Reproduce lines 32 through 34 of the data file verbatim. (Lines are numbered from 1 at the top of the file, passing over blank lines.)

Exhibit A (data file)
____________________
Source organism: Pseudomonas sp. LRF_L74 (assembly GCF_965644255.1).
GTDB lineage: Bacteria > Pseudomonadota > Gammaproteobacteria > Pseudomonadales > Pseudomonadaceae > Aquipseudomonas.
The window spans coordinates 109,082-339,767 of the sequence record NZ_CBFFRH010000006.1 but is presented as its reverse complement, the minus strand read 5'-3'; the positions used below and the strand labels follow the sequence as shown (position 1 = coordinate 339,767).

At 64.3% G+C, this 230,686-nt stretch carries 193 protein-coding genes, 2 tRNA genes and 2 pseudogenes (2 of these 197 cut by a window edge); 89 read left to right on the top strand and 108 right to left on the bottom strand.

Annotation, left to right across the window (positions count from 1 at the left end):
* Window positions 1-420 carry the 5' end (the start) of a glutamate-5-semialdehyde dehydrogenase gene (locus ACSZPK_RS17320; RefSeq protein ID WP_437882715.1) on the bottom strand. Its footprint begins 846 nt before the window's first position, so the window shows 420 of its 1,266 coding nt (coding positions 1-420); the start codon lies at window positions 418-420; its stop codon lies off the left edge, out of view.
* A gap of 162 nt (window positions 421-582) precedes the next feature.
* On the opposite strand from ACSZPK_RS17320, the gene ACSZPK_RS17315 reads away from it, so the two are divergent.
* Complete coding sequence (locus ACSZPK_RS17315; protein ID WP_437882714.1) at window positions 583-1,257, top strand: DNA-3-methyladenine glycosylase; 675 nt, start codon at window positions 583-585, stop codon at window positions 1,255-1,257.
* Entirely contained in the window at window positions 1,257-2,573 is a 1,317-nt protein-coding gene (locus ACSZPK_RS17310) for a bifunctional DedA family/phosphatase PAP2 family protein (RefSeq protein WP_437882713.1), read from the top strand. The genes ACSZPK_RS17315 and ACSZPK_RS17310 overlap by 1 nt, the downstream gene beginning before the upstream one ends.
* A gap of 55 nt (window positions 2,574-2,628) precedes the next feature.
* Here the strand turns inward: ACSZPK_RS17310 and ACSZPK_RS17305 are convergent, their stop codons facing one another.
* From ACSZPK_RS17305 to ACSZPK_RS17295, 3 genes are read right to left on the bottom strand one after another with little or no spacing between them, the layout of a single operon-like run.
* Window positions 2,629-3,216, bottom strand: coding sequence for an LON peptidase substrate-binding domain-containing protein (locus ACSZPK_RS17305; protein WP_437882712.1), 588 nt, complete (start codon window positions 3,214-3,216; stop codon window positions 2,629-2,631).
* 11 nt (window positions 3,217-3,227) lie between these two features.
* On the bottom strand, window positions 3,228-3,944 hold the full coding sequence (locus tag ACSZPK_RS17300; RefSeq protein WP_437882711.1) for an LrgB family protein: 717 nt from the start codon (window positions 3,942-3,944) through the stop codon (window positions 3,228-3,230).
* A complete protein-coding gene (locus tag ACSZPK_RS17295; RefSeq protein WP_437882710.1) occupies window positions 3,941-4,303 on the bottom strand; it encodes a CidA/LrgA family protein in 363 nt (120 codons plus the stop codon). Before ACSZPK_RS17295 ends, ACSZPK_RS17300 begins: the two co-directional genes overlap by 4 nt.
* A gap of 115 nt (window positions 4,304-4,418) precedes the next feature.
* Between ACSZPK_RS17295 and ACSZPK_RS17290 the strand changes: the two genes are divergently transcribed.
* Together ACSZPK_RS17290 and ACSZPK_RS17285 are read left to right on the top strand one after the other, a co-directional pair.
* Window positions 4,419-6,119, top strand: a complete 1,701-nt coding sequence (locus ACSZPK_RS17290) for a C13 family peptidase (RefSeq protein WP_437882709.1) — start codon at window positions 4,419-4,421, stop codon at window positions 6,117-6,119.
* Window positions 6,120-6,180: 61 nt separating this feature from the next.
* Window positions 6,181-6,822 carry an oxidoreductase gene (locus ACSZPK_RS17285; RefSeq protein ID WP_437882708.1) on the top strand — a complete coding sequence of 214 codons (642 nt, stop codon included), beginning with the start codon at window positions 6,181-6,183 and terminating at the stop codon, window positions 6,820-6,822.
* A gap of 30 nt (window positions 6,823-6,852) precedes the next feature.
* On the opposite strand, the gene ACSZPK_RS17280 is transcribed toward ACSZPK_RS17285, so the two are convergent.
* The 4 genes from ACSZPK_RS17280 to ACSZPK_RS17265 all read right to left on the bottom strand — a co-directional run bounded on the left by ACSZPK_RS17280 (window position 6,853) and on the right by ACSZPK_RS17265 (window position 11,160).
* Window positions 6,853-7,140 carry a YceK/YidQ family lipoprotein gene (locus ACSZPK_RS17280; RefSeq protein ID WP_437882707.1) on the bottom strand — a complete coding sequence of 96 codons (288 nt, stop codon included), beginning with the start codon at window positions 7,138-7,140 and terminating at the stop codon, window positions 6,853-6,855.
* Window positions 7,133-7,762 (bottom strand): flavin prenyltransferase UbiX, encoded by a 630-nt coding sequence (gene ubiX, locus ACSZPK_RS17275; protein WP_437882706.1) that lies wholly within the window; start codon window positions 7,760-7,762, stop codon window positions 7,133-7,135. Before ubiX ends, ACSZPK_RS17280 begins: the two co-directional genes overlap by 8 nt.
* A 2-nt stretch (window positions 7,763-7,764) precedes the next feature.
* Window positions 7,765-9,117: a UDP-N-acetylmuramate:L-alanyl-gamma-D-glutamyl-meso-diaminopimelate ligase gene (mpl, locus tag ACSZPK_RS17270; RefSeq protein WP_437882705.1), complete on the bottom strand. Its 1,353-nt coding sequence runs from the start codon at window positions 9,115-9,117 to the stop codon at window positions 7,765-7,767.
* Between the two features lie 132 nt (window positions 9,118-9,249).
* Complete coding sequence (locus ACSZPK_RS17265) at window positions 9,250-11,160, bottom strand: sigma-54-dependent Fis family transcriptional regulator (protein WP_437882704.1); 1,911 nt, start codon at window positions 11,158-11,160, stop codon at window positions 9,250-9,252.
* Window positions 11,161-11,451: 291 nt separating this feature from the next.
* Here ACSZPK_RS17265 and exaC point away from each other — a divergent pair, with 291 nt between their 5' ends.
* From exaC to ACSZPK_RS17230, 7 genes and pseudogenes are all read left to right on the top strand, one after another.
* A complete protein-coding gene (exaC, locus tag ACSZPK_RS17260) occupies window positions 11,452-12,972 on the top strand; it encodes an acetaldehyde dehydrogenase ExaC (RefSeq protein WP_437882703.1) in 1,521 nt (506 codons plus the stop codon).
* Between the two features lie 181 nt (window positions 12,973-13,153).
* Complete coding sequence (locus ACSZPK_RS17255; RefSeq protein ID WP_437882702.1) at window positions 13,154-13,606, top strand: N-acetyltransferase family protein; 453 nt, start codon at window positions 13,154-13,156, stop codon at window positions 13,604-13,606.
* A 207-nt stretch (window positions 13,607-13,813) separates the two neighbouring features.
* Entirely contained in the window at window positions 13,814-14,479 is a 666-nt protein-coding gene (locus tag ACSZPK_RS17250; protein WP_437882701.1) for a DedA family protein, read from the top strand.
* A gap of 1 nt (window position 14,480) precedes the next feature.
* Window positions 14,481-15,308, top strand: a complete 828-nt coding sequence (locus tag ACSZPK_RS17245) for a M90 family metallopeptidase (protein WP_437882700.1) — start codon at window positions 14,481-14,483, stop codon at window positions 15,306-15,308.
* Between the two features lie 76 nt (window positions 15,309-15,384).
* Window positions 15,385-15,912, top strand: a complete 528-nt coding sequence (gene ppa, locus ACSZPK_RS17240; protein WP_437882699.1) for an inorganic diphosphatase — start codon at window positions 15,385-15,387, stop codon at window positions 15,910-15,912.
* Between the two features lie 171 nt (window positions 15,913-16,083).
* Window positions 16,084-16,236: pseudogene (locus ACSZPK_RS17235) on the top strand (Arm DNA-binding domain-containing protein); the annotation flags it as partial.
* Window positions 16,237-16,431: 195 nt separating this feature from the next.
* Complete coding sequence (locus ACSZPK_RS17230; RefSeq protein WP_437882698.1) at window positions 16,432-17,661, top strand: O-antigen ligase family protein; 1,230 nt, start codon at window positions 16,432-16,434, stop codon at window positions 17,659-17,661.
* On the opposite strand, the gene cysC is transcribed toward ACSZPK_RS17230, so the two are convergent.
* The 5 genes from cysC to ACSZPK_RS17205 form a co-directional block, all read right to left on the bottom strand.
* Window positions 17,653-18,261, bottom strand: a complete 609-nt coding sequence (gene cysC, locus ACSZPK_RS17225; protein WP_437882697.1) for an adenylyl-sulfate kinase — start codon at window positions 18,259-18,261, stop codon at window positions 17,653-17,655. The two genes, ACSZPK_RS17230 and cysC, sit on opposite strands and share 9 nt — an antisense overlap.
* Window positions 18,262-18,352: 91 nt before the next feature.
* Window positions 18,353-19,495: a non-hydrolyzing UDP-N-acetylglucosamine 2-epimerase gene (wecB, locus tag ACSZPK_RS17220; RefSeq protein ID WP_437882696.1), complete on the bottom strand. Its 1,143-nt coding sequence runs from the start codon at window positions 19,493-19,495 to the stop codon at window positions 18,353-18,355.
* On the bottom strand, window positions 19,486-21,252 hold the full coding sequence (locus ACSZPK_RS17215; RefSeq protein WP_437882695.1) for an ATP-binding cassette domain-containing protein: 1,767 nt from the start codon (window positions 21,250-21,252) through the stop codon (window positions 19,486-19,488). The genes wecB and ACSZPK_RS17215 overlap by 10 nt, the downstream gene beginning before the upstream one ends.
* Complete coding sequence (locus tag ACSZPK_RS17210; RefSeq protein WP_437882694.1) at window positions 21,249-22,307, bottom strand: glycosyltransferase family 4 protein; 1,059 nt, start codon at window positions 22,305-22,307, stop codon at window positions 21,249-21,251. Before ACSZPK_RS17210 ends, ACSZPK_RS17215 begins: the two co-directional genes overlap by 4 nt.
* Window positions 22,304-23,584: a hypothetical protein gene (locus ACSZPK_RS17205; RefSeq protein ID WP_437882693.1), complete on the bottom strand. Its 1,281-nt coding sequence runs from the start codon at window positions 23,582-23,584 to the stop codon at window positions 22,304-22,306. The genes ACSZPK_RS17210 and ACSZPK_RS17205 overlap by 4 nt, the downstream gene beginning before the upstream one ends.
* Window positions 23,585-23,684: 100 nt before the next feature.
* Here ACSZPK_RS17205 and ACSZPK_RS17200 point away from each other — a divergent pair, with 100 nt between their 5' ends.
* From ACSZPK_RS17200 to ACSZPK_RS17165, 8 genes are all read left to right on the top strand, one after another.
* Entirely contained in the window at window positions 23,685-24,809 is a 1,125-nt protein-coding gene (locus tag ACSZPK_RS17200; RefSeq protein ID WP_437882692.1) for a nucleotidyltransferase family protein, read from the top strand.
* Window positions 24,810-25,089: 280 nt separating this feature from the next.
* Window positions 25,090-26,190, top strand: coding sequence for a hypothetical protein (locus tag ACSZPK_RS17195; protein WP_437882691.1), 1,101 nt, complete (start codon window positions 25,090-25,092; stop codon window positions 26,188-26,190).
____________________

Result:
* Complete coding sequence (locus ACSZPK_RS17265) at window positions 9,250-11,160, bottom strand: sigma-54-dependent Fis family transcriptional regulator (protein WP_437882704.1); 1,911 nt, start codon at window positions 11,158-11,160, stop codon at window positions 9,250-9,252.
* Window positions 11,161-11,451: 291 nt separating this feature from the next.
* Here ACSZPK_RS17265 and exaC point away from each other — a divergent pair, with 291 nt between their 5' ends.